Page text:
It is not known whether the stone fortifications in Gniezno were preceded by wood and earth fortifications. The brick walls were erected at the end of the 13th or 14th century. Iconographic messages indicate that fortifications were created before the 15th century, but there are no references to fortifications during the Teutonic invasion in 1331.
The defensive walls were maintained until the 17th century. It seems that after the fire in 1613, which ruined the town, the walls were no longer brought to a satisfactory state. The information about the attempts at repair has been accompanied by reports of poor fortifications from that time. Nevertheless, in 1629, the city received from king Zygmunt III the privilege of charging the “horn” tax for the repair of fortifications, and the starost accused the townspeople of not taking care of the town fortifications. At the end of the 17th century, the walls were lowered, in order to obtaining a demolition brick. In the 18th century, only city gates played a certain, though not defensive, role.
Systematic demolition began in 1797 from the dismantling of Toruń Gate and Pyzdry Gate, which had been preserved until that time, and from 1800 the gradual demolition of the remaining walls and filling the moats began. The last traces of fortifications were obliterated during the leveling works during the regulation of the town in the 1820s.
The circumference of the Gniezno defensive walls was irregular, quite compact, adapted to the form of the hill on which the town developed, with a smooth outline. The Srawa river flowed directly on the hill from the west and north. An artificial branch of this river was led along the eastern and southern side of the town, closing a water circle around it, perhaps already before the foundation. The area of the town within the walls was less than 6 ha, and the length of the fortification line was about 850 meters. The town was surrounded by an underwall street, which, due to the urban layout that had already been formed before the construction of the walls, was irregular and of variable width.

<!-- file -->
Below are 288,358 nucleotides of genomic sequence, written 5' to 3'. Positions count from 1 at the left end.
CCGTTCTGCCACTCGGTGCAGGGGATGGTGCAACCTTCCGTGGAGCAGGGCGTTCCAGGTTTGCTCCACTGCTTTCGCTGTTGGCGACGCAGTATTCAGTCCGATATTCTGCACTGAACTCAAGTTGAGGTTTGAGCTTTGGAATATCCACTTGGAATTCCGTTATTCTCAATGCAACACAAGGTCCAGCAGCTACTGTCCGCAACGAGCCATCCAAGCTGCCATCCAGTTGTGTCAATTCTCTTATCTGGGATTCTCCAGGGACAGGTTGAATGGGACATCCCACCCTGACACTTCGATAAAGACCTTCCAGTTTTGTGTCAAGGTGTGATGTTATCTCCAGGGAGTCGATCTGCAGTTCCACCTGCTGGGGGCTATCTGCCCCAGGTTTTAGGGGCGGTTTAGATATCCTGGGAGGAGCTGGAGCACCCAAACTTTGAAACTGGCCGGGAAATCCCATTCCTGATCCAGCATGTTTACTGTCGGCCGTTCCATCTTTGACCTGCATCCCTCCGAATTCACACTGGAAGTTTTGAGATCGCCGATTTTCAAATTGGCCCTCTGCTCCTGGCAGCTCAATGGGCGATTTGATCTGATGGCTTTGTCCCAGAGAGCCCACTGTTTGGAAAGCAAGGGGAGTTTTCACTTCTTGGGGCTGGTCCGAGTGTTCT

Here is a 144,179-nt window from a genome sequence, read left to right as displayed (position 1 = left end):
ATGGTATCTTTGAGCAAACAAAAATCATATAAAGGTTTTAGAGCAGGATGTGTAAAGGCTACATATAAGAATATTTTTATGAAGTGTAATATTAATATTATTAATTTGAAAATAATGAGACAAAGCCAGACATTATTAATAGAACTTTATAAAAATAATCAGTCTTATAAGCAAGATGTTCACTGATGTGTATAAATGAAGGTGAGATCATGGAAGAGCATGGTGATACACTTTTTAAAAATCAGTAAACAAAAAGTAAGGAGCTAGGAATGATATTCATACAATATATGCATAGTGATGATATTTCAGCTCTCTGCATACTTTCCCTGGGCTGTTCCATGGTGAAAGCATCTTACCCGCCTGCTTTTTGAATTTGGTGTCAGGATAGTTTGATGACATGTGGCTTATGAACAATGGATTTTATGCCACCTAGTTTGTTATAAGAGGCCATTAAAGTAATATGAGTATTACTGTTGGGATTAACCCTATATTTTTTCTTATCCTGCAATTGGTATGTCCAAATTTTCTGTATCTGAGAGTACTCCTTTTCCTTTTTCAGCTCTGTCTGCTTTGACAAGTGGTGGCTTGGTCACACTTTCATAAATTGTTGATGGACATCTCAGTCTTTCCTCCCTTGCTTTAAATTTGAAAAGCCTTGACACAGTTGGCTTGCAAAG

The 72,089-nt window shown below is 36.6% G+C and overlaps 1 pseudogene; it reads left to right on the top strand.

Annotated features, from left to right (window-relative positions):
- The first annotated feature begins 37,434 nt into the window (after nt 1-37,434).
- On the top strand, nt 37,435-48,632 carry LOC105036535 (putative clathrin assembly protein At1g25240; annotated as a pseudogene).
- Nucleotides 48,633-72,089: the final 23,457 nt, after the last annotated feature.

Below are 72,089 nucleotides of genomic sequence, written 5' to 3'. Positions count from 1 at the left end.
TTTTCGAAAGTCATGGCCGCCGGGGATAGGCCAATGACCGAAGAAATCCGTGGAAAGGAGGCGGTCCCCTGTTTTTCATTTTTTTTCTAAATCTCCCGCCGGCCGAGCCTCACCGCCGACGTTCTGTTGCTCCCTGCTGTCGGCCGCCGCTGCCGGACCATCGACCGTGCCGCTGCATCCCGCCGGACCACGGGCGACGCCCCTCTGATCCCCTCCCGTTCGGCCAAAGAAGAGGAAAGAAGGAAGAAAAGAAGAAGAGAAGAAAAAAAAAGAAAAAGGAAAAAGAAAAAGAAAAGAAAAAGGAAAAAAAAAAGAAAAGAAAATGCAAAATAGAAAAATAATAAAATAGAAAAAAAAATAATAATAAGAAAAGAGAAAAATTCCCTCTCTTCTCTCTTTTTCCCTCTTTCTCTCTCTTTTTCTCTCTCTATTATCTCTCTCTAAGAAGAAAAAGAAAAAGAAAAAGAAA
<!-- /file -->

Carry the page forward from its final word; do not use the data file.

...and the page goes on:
The brick defensive wall was topped with a battlement with arrowslits, located, judging from the old views of the town, in each merlon. The dimensions of the wall are unknown. It was not reinforced with towers, and the defense was based on the curtains themselves (as evidenced by the lack of traces of towers from the more endangered south-eastern side, known from iconographic sources).
The town had three gates, located at the outlets of roads formed long before the foundation, converging in the center of the settlement. From the west there was the Poznań Gate (Tumska), from the east Toruń Gate, and from the south Pyzdry Gate, also called the Warsaw Gate, Holy Trinity, Parish, and probably Kaliska or Słupecka Gate. The gates were placed in rectangular towers symmetrically set in the line of the defensive wall. They were not extended horizontally (foregates). It is known from later records that they were closed with doors.
The town walls in Gniezno have not survived, and there is no visible trace of any of the three town gates.
Tomala J., Murowana architektura romańska i gotycka w Wielkopolsce, tom 2, architektura obronna, Kalisz 2011.
Widawski J., Miejskie mury obronne w państwie polskim do początku XV wieku, Warszawa 1973.